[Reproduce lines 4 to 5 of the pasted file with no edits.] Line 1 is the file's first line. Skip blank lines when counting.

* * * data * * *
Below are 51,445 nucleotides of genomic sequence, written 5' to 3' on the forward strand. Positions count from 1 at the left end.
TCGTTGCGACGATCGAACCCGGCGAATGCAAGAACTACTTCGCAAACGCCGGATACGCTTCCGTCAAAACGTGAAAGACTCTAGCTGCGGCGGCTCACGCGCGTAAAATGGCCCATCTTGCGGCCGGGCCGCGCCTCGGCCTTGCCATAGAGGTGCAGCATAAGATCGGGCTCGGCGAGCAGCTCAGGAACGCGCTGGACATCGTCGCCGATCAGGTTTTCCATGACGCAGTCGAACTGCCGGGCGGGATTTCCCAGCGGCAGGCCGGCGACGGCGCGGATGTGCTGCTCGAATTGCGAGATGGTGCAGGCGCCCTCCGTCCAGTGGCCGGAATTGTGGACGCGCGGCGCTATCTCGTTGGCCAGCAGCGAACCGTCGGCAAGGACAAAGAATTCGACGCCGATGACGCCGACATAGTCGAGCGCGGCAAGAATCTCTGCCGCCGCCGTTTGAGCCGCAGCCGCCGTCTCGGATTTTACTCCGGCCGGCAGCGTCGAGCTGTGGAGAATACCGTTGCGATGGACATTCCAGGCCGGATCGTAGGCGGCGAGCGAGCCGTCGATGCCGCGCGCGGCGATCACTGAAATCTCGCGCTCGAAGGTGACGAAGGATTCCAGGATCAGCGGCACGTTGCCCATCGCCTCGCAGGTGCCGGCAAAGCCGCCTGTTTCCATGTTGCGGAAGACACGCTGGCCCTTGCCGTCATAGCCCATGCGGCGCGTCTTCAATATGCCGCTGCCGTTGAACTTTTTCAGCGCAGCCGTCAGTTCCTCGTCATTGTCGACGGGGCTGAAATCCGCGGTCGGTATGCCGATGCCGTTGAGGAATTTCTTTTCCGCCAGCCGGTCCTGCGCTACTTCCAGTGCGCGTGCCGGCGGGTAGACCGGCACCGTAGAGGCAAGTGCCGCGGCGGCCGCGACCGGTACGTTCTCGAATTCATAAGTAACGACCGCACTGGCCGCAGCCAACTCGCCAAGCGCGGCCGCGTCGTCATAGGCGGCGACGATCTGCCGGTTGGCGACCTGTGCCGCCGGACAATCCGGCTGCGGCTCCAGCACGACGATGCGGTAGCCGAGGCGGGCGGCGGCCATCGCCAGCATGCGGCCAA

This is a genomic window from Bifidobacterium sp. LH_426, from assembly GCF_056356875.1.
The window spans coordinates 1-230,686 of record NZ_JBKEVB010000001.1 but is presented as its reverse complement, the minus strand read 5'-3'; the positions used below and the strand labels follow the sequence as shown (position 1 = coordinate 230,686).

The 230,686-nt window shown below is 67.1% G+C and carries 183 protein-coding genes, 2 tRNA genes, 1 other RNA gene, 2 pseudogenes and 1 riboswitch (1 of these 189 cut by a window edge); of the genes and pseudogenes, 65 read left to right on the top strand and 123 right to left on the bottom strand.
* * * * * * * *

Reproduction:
The window spans coordinates 1-230,686 of record NZ_JBKEVB010000001.1 but is presented as its reverse complement, the minus strand read 5'-3'; the positions used below and the strand labels follow the sequence as shown (position 1 = coordinate 230,686).

The 230,686-nt window shown below is 67.1% G+C and carries 183 protein-coding genes, 2 tRNA genes, 1 other RNA gene, 2 pseudogenes and 1 riboswitch (1 of these 189 cut by a window edge); of the genes and pseudogenes, 65 read left to right on the top strand and 123 right to left on the bottom strand.